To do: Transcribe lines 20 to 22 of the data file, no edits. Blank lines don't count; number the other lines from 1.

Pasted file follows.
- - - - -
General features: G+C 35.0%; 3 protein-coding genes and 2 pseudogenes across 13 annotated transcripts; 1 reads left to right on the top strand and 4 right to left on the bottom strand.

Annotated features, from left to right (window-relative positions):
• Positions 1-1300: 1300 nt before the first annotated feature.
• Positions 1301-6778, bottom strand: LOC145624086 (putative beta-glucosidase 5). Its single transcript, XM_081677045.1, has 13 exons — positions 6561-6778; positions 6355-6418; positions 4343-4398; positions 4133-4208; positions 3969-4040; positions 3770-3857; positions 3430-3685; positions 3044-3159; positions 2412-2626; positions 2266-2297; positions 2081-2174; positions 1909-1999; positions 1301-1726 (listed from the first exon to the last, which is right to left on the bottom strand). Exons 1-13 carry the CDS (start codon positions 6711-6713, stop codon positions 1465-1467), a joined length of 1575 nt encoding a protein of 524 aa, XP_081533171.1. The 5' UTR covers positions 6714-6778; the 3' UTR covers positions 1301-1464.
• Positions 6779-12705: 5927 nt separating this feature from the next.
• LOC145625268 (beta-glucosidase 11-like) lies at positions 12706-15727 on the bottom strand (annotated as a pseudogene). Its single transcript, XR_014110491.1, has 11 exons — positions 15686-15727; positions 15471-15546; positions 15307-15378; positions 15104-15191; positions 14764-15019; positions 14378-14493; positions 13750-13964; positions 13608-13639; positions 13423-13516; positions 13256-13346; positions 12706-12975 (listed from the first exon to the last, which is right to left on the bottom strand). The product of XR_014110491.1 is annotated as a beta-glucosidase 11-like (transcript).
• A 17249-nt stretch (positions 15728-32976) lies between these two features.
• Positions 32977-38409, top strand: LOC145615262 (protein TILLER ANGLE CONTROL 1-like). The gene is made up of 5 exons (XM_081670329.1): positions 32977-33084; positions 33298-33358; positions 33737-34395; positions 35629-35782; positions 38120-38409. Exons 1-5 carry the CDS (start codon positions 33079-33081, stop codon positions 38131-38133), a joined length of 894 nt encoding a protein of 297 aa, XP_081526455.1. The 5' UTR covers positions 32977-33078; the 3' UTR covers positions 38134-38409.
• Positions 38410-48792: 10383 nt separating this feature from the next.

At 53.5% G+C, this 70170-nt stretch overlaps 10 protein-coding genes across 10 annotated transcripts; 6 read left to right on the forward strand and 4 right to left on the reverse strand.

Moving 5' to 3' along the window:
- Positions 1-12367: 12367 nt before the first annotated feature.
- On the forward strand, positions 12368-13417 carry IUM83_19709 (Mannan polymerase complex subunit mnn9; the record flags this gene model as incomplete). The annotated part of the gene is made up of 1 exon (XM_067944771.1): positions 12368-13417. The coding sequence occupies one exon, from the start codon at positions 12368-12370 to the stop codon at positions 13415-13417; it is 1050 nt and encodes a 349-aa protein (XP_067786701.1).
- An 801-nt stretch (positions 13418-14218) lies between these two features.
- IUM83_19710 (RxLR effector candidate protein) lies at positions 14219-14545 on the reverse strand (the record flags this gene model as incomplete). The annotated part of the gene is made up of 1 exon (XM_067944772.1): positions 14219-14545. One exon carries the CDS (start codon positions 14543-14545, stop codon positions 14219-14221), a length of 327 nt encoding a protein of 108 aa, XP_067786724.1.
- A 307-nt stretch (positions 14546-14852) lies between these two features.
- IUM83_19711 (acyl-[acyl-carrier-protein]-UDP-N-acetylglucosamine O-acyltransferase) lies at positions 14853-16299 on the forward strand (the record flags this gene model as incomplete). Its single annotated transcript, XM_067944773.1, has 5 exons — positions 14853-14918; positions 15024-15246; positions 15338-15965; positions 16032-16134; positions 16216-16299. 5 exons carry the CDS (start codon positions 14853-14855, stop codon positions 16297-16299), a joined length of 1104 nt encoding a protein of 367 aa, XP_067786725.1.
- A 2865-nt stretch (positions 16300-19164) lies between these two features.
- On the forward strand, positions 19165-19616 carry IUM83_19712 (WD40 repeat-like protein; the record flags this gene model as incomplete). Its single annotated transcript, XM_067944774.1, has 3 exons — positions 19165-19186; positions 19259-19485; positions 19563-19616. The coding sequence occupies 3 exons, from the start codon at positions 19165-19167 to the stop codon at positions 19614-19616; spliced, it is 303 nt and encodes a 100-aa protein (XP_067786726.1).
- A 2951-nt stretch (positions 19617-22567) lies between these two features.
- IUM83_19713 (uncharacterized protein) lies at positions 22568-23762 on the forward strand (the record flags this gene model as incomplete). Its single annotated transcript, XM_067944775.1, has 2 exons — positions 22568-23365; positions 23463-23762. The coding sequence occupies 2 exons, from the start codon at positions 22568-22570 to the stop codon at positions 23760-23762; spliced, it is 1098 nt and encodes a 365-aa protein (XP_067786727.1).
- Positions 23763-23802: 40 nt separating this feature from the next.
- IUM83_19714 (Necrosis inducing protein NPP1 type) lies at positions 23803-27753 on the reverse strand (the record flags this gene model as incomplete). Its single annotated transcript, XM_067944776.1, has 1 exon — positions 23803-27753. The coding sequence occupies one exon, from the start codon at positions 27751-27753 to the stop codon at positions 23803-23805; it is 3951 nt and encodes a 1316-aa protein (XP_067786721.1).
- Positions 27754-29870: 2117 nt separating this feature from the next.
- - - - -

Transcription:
- A 2951-nt stretch (positions 19617-22567) lies between these two features.
- IUM83_19713 (uncharacterized protein) lies at positions 22568-23762 on the forward strand (the record flags this gene model as incomplete). Its single annotated transcript, XM_067944775.1, has 2 exons — positions 22568-23365; positions 23463-23762. The coding sequence occupies 2 exons, from the start codon at positions 22568-22570 to the stop codon at positions 23760-23762; spliced, it is 1098 nt and encodes a 365-aa protein (XP_067786727.1).
- Positions 23763-23802: 40 nt separating this feature from the next.